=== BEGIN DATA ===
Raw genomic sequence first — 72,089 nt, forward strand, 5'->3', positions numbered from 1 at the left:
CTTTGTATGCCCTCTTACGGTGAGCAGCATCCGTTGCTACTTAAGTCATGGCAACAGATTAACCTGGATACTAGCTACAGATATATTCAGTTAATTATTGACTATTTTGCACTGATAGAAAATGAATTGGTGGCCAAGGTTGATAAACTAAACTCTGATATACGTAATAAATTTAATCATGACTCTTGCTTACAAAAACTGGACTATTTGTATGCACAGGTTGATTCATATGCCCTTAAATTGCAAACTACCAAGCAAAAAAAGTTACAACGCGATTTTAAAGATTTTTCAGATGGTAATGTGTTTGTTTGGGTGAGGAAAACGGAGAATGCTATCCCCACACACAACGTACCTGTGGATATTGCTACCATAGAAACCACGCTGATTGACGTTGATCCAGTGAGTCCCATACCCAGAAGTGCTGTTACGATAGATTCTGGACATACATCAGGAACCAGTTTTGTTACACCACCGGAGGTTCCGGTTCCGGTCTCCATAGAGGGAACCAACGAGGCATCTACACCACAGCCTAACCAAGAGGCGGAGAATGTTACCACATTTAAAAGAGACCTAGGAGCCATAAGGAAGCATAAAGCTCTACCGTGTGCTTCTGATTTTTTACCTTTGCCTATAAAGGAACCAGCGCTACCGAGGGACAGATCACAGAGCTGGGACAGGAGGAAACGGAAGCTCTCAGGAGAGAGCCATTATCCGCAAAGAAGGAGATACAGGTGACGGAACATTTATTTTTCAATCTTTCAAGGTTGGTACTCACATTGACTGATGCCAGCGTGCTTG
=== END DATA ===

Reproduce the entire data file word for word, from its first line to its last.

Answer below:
Raw genomic sequence first — 72,089 nt, forward strand, 5'->3', positions numbered from 1 at the left:
CTTTGTATGCCCTCTTACGGTGAGCAGCATCCGTTGCTACTTAAGTCATGGCAACAGATTAACCTGGATACTAGCTACAGATATATTCAGTTAATTATTGACTATTTTGCACTGATAGAAAATGAATTGGTGGCCAAGGTTGATAAACTAAACTCTGATATACGTAATAAATTTAATCATGACTCTTGCTTACAAAAACTGGACTATTTGTATGCACAGGTTGATTCATATGCCCTTAAATTGCAAACTACCAAGCAAAAAAAGTTACAACGCGATTTTAAAGATTTTTCAGATGGTAATGTGTTTGTTTGGGTGAGGAAAACGGAGAATGCTATCCCCACACACAACGTACCTGTGGATATTGCTACCATAGAAACCACGCTGATTGACGTTGATCCAGTGAGTCCCATACCCAGAAGTGCTGTTACGATAGATTCTGGACATACATCAGGAACCAGTTTTGTTACACCACCGGAGGTTCCGGTTCCGGTCTCCATAGAGGGAACCAACGAGGCATCTACACCACAGCCTAACCAAGAGGCGGAGAATGTTACCACATTTAAAAGAGACCTAGGAGCCATAAGGAAGCATAAAGCTCTACCGTGTGCTTCTGATTTTTTACCTTTGCCTATAAAGGAACCAGCGCTACCGAGGGACAGATCACAGAGCTGGGACAGGAGGAAACGGAAGCTCTCAGGAGAGAGCCATTATCCGCAAAGAAGGAGATACAGGTGACGGAACATTTATTTTTCAATCTTTCAAGGTTGGTACTCACATTGACTGATGCCAGCGTGCTTG